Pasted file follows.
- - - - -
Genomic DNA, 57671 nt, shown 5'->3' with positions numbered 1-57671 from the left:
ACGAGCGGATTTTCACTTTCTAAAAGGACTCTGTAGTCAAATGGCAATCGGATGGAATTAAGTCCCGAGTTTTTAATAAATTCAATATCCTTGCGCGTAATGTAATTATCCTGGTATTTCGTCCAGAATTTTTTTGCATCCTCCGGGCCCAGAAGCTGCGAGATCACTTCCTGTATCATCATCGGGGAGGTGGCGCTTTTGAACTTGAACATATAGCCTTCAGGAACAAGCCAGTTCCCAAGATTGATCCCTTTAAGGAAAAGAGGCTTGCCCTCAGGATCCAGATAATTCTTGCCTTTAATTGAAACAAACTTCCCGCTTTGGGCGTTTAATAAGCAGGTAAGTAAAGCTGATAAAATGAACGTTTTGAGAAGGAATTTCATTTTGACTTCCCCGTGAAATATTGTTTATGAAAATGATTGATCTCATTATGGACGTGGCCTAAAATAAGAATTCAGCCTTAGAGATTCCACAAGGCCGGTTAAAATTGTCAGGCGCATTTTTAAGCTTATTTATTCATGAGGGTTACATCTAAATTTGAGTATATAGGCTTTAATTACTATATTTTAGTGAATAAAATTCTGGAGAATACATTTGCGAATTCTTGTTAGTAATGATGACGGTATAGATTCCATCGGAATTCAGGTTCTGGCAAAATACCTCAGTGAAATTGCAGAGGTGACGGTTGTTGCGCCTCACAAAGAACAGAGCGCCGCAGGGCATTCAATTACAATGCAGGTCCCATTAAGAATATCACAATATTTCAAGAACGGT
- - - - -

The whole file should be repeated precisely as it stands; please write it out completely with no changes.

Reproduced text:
Genomic DNA, 57671 nt, shown 5'->3' with positions numbered 1-57671 from the left:
ACGAGCGGATTTTCACTTTCTAAAAGGACTCTGTAGTCAAATGGCAATCGGATGGAATTAAGTCCCGAGTTTTTAATAAATTCAATATCCTTGCGCGTAATGTAATTATCCTGGTATTTCGTCCAGAATTTTTTTGCATCCTCCGGGCCCAGAAGCTGCGAGATCACTTCCTGTATCATCATCGGGGAGGTGGCGCTTTTGAACTTGAACATATAGCCTTCAGGAACAAGCCAGTTCCCAAGATTGATCCCTTTAAGGAAAAGAGGCTTGCCCTCAGGATCCAGATAATTCTTGCCTTTAATTGAAACAAACTTCCCGCTTTGGGCGTTTAATAAGCAGGTAAGTAAAGCTGATAAAATGAACGTTTTGAGAAGGAATTTCATTTTGACTTCCCCGTGAAATATTGTTTATGAAAATGATTGATCTCATTATGGACGTGGCCTAAAATAAGAATTCAGCCTTAGAGATTCCACAAGGCCGGTTAAAATTGTCAGGCGCATTTTTAAGCTTATTTATTCATGAGGGTTACATCTAAATTTGAGTATATAGGCTTTAATTACTATATTTTAGTGAATAAAATTCTGGAGAATACATTTGCGAATTCTTGTTAGTAATGATGACGGTATAGATTCCATCGGAATTCAGGTTCTGGCAAAATACCTCAGTGAAATTGCAGAGGTGACGGTTGTTGCGCCTCACAAAGAACAGAGCGCCGCAGGGCATTCAATTACAATGCAGGTCCCATTAAGAATATCACAATATTTCAAGAACGGT